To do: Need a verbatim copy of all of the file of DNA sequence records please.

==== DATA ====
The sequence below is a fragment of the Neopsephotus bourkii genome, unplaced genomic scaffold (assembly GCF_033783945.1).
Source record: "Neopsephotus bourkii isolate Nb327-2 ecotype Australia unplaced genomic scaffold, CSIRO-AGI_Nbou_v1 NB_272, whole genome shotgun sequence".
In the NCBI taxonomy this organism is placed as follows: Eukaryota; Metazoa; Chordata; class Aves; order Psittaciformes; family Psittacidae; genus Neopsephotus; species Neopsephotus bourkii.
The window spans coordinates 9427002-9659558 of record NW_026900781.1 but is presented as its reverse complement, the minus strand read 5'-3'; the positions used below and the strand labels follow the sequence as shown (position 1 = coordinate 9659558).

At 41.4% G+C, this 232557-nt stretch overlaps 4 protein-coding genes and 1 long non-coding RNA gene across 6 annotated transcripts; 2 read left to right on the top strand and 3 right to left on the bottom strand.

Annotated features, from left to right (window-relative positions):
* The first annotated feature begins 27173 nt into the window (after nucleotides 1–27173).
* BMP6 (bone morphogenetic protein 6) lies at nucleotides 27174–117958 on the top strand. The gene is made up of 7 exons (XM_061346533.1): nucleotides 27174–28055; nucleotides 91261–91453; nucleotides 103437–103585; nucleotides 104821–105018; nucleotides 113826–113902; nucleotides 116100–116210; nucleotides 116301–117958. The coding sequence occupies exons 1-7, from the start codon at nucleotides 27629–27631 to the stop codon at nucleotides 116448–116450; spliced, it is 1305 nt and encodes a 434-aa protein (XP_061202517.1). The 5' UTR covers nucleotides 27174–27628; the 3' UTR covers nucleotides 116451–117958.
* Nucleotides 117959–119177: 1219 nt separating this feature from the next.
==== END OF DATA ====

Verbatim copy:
The sequence below is a fragment of the Neopsephotus bourkii genome, unplaced genomic scaffold (assembly GCF_033783945.1).
Source record: "Neopsephotus bourkii isolate Nb327-2 ecotype Australia unplaced genomic scaffold, CSIRO-AGI_Nbou_v1 NB_272, whole genome shotgun sequence".
In the NCBI taxonomy this organism is placed as follows: Eukaryota; Metazoa; Chordata; class Aves; order Psittaciformes; family Psittacidae; genus Neopsephotus; species Neopsephotus bourkii.
The window spans coordinates 9427002-9659558 of record NW_026900781.1 but is presented as its reverse complement, the minus strand read 5'-3'; the positions used below and the strand labels follow the sequence as shown (position 1 = coordinate 9659558).

At 41.4% G+C, this 232557-nt stretch overlaps 4 protein-coding genes and 1 long non-coding RNA gene across 6 annotated transcripts; 2 read left to right on the top strand and 3 right to left on the bottom strand.

Annotated features, from left to right (window-relative positions):
* The first annotated feature begins 27173 nt into the window (after nucleotides 1–27173).
* BMP6 (bone morphogenetic protein 6) lies at nucleotides 27174–117958 on the top strand. The gene is made up of 7 exons (XM_061346533.1): nucleotides 27174–28055; nucleotides 91261–91453; nucleotides 103437–103585; nucleotides 104821–105018; nucleotides 113826–113902; nucleotides 116100–116210; nucleotides 116301–117958. The coding sequence occupies exons 1-7, from the start codon at nucleotides 27629–27631 to the stop codon at nucleotides 116448–116450; spliced, it is 1305 nt and encodes a 434-aa protein (XP_061202517.1). The 5' UTR covers nucleotides 27174–27628; the 3' UTR covers nucleotides 116451–117958.
* Nucleotides 117959–119177: 1219 nt separating this feature from the next.